Life insurance is usually the first to handle since the benefits can be distributed to the heirs within 10 days of notification. Life insurance proceeds do not have to go through probate (although they are subject to Estate taxes). Some tips here: Check with the employer of the deceased for any group life insurance. More than half of all life insurance comes from group plans. Life insurance policies could be in the safe deposit box. Coverage may also come from associations, fraternal organizations, Veterans Administration, credit card supplemental insurance (from death related to travel or accident), bank SBLI insurance, mortgage insurance, some medical insurance policies, credit unions, and others. If in doubt, go through the deceased’s checkbook for checks written out to life insurance companies or groups. You can also check with the American Council of Life Insurance in Washington D.C. to see if any participating companies are listed on behalf of the deceased.

Employee benefits play an important role. Did the person have any pension, profit sharing, stock options, or death benefit payouts available? Does worker’s compensation figure in if the person died from work-related injuries? If in doubt, ask for assistance. Most companies have a person or department that can help you in this area. Call them right away.

Military benefits may be available for deceased veterans. These benefits can be in the form of life insurance, burial insurance, pension benefits to survivors, reimbursement for medical bills, or a lump sum death benefit. Your local VA office can help, but you’ll need to provide information on the service record. Look for discharge papers to get this information.

Social security benefits can be sizable if the deceased left a spouse with minor children. There is also a small death benefit for funeral expenses. You can get help here from the local Social Security Administration office. If the deceased had been receiving social security or pension checks up until death, keep in mind that any retirement checks of this nature that continue after death may have to be returned. The Social Security Administration, in particular, does not immediately know about a person’s death, and there can be a significant lag. It’s a good idea to contact them immediately to avoid this hassle.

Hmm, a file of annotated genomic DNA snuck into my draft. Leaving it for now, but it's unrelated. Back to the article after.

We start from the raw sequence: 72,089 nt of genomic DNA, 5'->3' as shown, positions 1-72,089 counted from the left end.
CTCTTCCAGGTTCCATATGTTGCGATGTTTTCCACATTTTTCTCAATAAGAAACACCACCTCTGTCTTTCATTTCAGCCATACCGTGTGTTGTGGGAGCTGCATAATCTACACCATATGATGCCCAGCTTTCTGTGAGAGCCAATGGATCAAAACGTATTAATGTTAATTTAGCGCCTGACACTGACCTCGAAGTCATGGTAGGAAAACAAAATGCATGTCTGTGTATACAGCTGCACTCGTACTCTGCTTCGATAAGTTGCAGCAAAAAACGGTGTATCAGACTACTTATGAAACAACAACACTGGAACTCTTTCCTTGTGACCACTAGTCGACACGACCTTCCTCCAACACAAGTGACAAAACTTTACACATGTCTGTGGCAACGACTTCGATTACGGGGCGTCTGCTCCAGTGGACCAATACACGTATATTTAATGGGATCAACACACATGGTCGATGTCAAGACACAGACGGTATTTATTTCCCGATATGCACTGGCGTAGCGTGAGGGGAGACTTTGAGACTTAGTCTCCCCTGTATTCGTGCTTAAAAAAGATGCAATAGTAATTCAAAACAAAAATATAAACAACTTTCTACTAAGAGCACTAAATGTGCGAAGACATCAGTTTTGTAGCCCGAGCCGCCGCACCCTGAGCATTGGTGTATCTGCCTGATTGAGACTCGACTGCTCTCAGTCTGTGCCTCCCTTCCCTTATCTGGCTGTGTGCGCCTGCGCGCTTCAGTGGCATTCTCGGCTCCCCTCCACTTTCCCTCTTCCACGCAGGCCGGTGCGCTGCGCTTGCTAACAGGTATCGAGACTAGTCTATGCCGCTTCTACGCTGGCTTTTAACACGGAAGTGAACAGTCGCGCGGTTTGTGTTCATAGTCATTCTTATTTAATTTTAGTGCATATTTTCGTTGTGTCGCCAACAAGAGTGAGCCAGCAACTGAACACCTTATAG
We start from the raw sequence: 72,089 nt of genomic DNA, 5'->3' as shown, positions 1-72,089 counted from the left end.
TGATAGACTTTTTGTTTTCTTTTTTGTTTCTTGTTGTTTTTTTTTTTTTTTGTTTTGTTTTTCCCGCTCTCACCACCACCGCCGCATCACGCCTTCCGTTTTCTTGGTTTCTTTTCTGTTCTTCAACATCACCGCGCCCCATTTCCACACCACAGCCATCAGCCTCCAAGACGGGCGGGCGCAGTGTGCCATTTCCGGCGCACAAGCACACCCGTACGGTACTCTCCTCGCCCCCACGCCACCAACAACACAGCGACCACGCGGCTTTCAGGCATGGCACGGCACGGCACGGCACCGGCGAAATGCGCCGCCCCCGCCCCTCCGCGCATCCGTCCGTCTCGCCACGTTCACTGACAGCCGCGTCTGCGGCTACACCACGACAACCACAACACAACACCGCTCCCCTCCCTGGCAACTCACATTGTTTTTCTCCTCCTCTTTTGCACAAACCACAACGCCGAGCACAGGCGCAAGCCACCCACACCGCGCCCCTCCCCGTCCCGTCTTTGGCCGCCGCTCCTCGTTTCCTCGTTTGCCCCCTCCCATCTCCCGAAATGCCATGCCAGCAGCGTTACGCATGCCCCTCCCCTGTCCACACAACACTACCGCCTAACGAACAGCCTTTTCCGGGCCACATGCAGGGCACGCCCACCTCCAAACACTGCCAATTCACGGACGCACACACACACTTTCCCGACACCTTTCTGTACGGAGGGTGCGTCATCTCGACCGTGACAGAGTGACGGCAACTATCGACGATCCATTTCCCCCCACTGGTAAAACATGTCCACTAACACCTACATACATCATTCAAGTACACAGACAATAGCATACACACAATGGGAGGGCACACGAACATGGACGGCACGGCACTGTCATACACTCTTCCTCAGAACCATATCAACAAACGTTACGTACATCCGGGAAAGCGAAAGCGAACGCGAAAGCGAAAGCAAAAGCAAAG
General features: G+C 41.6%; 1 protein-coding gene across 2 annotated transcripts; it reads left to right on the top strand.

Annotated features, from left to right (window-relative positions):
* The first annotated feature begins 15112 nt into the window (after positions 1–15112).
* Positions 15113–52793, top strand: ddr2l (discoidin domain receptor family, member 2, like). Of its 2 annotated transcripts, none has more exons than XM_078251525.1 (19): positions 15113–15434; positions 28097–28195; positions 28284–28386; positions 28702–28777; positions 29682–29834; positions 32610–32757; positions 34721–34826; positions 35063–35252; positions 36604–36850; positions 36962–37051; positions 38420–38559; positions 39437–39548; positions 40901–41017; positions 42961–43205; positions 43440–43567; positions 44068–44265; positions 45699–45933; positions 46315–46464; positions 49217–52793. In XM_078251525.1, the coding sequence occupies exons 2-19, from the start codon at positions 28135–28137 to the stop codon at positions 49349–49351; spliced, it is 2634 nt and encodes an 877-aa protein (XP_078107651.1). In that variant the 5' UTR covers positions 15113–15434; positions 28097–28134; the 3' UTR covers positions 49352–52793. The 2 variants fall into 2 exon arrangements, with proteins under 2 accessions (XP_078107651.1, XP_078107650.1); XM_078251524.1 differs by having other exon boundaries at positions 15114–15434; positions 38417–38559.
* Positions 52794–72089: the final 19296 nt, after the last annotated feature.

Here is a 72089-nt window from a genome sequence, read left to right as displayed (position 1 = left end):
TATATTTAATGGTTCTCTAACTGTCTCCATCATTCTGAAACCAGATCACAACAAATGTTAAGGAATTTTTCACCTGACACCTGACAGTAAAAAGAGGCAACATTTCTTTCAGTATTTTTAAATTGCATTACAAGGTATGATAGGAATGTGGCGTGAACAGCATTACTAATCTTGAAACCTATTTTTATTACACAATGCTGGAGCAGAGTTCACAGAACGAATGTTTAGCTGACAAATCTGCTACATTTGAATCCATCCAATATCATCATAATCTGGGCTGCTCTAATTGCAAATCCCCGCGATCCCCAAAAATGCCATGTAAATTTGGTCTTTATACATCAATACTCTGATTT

Probate And Inheritance Process

There are two related issues to handle. First, you must probate the estate. That is, implement the transfer of assets from the title of the deceased to the heirs. This involves a series of steps designed to finalize this transfer. The death must be stated in an “open forum” which customarily means it is listed in the local papers, and, in some cases, sent to individuals directly (usually potential heirs and beneficiaries).

All known debts are paid out of the estate, and various legal documents (including a final accounting) are recorded with the courts to allow the assets from the estate to pass on to the beneficiaries. This process can take as little as one month or many years depending on the size of the estate, whether it is being challenged, whether the deceased died without a Will and the backlog in the Probate Court calendar.

Inheritance taxes are a separate function. While they share a common denominator in that the value of the deceased’s estate must be established in order to institute the process, the similarities end there. The Inheritance or Succession Tax function is designed to establish how much tax, if any, is owed to the federal and state governments.